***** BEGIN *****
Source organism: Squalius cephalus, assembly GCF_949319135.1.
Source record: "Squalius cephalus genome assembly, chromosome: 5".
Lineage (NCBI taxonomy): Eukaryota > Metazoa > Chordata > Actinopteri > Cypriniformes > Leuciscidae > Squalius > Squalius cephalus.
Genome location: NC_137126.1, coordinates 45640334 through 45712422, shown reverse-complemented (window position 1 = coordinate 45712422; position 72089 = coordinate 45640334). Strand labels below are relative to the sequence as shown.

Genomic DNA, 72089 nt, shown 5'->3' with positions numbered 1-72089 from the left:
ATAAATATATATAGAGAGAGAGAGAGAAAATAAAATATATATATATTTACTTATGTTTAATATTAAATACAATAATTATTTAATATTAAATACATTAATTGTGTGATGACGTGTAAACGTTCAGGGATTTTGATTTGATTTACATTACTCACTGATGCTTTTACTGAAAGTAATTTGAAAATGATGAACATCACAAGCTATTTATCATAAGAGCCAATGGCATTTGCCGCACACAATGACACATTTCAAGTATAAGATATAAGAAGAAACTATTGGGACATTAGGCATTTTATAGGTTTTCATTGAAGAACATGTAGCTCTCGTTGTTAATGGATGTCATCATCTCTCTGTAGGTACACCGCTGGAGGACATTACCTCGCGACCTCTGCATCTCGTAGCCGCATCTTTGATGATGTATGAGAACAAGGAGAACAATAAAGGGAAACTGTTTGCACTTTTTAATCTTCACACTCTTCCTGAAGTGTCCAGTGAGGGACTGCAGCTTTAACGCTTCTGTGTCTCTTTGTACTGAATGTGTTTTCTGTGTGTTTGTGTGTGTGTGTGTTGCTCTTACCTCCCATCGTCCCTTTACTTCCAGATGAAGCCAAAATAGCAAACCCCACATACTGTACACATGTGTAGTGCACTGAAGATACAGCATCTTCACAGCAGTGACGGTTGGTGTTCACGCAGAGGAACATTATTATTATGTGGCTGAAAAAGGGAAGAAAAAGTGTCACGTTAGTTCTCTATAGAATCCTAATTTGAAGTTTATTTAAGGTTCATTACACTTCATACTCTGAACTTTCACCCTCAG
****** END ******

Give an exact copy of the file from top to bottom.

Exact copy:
Source organism: Squalius cephalus, assembly GCF_949319135.1.
Source record: "Squalius cephalus genome assembly, chromosome: 5".
Lineage (NCBI taxonomy): Eukaryota > Metazoa > Chordata > Actinopteri > Cypriniformes > Leuciscidae > Squalius > Squalius cephalus.
Genome location: NC_137126.1, coordinates 45640334 through 45712422, shown reverse-complemented (window position 1 = coordinate 45712422; position 72089 = coordinate 45640334). Strand labels below are relative to the sequence as shown.

Genomic DNA, 72089 nt, shown 5'->3' with positions numbered 1-72089 from the left:
ATAAATATATATAGAGAGAGAGAGAGAAAATAAAATATATATATATTTACTTATGTTTAATATTAAATACAATAATTATTTAATATTAAATACATTAATTGTGTGATGACGTGTAAACGTTCAGGGATTTTGATTTGATTTACATTACTCACTGATGCTTTTACTGAAAGTAATTTGAAAATGATGAACATCACAAGCTATTTATCATAAGAGCCAATGGCATTTGCCGCACACAATGACACATTTCAAGTATAAGATATAAGAAGAAACTATTGGGACATTAGGCATTTTATAGGTTTTCATTGAAGAACATGTAGCTCTCGTTGTTAATGGATGTCATCATCTCTCTGTAGGTACACCGCTGGAGGACATTACCTCGCGACCTCTGCATCTCGTAGCCGCATCTTTGATGATGTATGAGAACAAGGAGAACAATAAAGGGAAACTGTTTGCACTTTTTAATCTTCACACTCTTCCTGAAGTGTCCAGTGAGGGACTGCAGCTTTAACGCTTCTGTGTCTCTTTGTACTGAATGTGTTTTCTGTGTGTTTGTGTGTGTGTGTGTTGCTCTTACCTCCCATCGTCCCTTTACTTCCAGATGAAGCCAAAATAGCAAACCCCACATACTGTACACATGTGTAGTGCACTGAAGATACAGCATCTTCACAGCAGTGACGGTTGGTGTTCACGCAGAGGAACATTATTATTATGTGGCTGAAAAAGGGAAGAAAAAGTGTCACGTTAGTTCTCTATAGAATCCTAATTTGAAGTTTATTTAAGGTTCATTACACTTCATACTCTGAACTTTCACCCTCAG